The same is true of cities I’ve already visited, too. I watched you in Mexico City, and your enthusiasm made me want to go back.
See, that’s great. All we can do is bring our own experience and the way we think to anything we write about. The artist is a combination of what’s happened to them in their lives and how it’s filtered through the way they think. That’s what makes me different than Samantha Brown or Anthony Bourdain. That’s what I can bring to it, my enthusiasm, which is genuine because I’m the luckiest guy in the world. I am who I am.
Was that enthusiasm how you pitched the show?
The way I sold the show is I said, “I’m exactly like Anthony Bourdain, if he was afraid of everything.” It’s not a character! It really is me. I don’t want to do what he did. I couldn’t, because he was a superhero. If I bring anything different to the genre, it’s my stupid sense of humor.
You do have a certain earnestness. I say this respectfully, but it’s almost a childish enthusiasm.
I get that! Going out into the world, I do feel like a kid in a candy store. That’s why I can’t wait for this virus to be over because I want to rejoin the world. Not just going to Singapore or anywhere else in the world, but my local coffee shop or the diner I love.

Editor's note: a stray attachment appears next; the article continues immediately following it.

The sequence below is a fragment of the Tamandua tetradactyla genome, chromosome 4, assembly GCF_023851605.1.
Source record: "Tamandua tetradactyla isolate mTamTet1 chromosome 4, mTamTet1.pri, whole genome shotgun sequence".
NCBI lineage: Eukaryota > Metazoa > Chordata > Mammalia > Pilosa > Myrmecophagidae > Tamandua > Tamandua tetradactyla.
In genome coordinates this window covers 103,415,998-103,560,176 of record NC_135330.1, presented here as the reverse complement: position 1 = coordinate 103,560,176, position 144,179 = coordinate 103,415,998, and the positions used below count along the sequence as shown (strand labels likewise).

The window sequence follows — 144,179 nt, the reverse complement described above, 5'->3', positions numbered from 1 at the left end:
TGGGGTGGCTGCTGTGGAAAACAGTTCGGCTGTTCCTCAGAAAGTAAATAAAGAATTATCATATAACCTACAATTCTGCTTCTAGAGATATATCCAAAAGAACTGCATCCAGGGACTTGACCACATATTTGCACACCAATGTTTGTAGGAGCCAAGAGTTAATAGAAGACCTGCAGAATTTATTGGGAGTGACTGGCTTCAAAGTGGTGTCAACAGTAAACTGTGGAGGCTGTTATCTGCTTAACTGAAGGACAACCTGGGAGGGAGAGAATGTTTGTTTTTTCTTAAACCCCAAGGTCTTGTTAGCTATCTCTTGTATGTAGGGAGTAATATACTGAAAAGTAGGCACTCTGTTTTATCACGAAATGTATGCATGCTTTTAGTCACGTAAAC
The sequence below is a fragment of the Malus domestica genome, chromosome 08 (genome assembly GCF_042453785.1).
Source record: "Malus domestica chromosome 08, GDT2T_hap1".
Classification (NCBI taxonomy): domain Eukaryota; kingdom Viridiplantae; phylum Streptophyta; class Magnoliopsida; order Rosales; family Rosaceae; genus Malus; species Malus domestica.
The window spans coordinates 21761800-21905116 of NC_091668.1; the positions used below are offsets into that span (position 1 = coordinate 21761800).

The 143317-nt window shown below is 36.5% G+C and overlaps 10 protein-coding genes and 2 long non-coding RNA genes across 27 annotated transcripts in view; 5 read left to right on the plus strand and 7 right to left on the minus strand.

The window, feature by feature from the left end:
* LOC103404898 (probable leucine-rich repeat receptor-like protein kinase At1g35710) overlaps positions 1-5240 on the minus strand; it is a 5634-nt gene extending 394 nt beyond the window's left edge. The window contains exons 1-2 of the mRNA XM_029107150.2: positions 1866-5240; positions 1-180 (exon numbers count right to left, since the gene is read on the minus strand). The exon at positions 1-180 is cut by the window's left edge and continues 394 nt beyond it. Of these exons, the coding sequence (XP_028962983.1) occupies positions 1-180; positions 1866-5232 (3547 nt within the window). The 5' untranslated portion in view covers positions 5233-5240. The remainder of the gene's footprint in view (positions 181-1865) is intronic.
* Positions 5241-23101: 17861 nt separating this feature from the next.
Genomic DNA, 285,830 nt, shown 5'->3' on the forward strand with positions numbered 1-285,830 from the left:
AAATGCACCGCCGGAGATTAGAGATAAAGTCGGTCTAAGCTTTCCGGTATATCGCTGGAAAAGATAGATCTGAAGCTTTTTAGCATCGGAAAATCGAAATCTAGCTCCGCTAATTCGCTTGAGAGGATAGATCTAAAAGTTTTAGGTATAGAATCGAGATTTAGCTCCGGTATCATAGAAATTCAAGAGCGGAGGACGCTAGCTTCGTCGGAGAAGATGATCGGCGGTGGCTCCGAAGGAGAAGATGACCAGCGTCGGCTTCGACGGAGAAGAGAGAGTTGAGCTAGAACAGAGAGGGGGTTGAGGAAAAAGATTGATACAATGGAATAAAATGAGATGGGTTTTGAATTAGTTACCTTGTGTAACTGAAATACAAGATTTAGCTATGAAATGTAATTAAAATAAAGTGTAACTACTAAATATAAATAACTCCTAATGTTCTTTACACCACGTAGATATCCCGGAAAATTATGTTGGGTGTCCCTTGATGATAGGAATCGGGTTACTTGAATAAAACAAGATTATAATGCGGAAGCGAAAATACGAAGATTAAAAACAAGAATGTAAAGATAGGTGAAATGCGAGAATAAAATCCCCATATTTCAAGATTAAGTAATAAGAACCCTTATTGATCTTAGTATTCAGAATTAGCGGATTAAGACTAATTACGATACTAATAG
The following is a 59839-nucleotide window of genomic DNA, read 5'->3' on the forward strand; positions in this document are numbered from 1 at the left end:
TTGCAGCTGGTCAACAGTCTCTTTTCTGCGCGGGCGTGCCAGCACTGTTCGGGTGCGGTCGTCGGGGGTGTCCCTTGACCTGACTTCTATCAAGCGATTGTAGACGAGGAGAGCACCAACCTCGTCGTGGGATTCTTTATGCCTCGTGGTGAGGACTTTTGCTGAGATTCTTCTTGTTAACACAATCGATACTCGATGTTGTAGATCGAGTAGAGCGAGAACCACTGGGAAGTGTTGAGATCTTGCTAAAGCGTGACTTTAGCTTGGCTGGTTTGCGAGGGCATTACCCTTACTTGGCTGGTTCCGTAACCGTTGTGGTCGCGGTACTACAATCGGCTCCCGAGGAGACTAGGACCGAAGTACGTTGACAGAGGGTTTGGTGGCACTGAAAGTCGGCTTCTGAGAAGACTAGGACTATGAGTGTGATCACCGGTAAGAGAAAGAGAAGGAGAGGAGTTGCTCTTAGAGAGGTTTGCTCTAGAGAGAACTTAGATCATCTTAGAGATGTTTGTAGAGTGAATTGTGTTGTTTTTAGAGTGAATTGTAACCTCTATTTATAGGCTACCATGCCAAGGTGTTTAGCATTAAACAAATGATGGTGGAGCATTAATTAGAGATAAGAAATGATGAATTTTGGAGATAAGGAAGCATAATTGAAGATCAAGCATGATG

How are you holding up in quarantine?
I’m in L.A. with my wife and my kids. My daughter was finishing up her last semester of college, and of course that was canceled, so she moved back home. My son and his girlfriend live a mile down the road, and they are with us every night for dinner. I have this little troupe. My main entertainment is picking where we’re going to order in from.
You’ve been eating a lot of takeout?
What this tragedy has done is create a golden age of takeout, because restaurants have now focused all their energy and attention on the takeout experience. I’ve had some of the best meals I’ve ever had sitting at my kitchen table. The level of quality has been so high. The presentation of the packaging has been tremendous. And that’s everything from pizza to four-star restaurants.
What I’ve loved is ordering takeout from restaurants that don’t ordinarily do takeout — fine-dining as delivery.
Exactly right. These all-inclusive dinners that have appetizers, entrées, sides, but it will be like family style, so a whole roast chicken or short ribs or steak as a centerpiece for the meal. It’s large format, so the restaurant only has to do this one dinner and replicate it a few hundred times. When you do that, the quality is always really good. Listen, this might be the future for a while, this takeout thing. And I love the ingenuity and cleverness and artistry that people have brought to this.
What’s been the highlight so far?
There’s this Japanese place here called n/naka. Everybody gets two bento boxes filled with dinner. It’s fancy. It’s probably the hottest ticket in Los Angeles right now. They were on Chef’s Table.